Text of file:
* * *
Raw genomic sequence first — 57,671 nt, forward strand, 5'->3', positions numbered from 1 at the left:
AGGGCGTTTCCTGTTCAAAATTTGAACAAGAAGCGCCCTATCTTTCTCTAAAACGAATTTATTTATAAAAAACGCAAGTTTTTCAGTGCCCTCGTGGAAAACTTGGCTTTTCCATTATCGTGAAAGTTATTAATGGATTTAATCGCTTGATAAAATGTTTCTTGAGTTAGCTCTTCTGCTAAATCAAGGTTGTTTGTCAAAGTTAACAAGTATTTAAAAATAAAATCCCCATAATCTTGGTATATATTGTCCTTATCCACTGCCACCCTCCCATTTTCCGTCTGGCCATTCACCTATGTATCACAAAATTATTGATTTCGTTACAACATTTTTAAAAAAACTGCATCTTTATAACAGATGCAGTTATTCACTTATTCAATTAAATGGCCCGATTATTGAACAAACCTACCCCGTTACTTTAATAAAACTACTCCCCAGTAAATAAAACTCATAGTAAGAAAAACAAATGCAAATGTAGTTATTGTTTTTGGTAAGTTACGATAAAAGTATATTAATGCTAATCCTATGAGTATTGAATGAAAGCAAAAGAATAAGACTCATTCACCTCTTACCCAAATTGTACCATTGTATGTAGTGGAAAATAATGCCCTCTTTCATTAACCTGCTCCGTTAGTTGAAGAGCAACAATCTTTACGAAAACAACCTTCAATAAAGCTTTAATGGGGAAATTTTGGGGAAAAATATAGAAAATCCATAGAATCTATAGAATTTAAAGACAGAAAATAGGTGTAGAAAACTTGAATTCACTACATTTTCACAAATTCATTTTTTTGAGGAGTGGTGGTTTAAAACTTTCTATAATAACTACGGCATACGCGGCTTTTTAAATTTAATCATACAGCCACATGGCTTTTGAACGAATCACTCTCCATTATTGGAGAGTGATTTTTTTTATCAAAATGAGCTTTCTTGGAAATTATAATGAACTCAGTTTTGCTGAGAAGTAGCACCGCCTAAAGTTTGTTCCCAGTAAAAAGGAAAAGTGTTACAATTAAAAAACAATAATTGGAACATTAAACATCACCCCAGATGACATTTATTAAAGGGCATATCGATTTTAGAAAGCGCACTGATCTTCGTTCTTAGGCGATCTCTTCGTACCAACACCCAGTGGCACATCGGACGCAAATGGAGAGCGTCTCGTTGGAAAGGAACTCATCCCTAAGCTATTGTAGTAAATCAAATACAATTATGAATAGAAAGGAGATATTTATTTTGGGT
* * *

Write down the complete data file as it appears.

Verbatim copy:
Raw genomic sequence first — 57,671 nt, forward strand, 5'->3', positions numbered from 1 at the left:
AGGGCGTTTCCTGTTCAAAATTTGAACAAGAAGCGCCCTATCTTTCTCTAAAACGAATTTATTTATAAAAAACGCAAGTTTTTCAGTGCCCTCGTGGAAAACTTGGCTTTTCCATTATCGTGAAAGTTATTAATGGATTTAATCGCTTGATAAAATGTTTCTTGAGTTAGCTCTTCTGCTAAATCAAGGTTGTTTGTCAAAGTTAACAAGTATTTAAAAATAAAATCCCCATAATCTTGGTATATATTGTCCTTATCCACTGCCACCCTCCCATTTTCCGTCTGGCCATTCACCTATGTATCACAAAATTATTGATTTCGTTACAACATTTTTAAAAAAACTGCATCTTTATAACAGATGCAGTTATTCACTTATTCAATTAAATGGCCCGATTATTGAACAAACCTACCCCGTTACTTTAATAAAACTACTCCCCAGTAAATAAAACTCATAGTAAGAAAAACAAATGCAAATGTAGTTATTGTTTTTGGTAAGTTACGATAAAAGTATATTAATGCTAATCCTATGAGTATTGAATGAAAGCAAAAGAATAAGACTCATTCACCTCTTACCCAAATTGTACCATTGTATGTAGTGGAAAATAATGCCCTCTTTCATTAACCTGCTCCGTTAGTTGAAGAGCAACAATCTTTACGAAAACAACCTTCAATAAAGCTTTAATGGGGAAATTTTGGGGAAAAATATAGAAAATCCATAGAATCTATAGAATTTAAAGACAGAAAATAGGTGTAGAAAACTTGAATTCACTACATTTTCACAAATTCATTTTTTTGAGGAGTGGTGGTTTAAAACTTTCTATAATAACTACGGCATACGCGGCTTTTTAAATTTAATCATACAGCCACATGGCTTTTGAACGAATCACTCTCCATTATTGGAGAGTGATTTTTTTTATCAAAATGAGCTTTCTTGGAAATTATAATGAACTCAGTTTTGCTGAGAAGTAGCACCGCCTAAAGTTTGTTCCCAGTAAAAAGGAAAAGTGTTACAATTAAAAAACAATAATTGGAACATTAAACATCACCCCAGATGACATTTATTAAAGGGCATATCGATTTTAGAAAGCGCACTGATCTTCGTTCTTAGGCGATCTCTTCGTACCAACACCCAGTGGCACATCGGACGCAAATGGAGAGCGTCTCGTTGGAAAGGAACTCATCCCTAAGCTATTGTAGTAAATCAAATACAATTATGAATAGAAAGGAGATATTTATTTTGGGT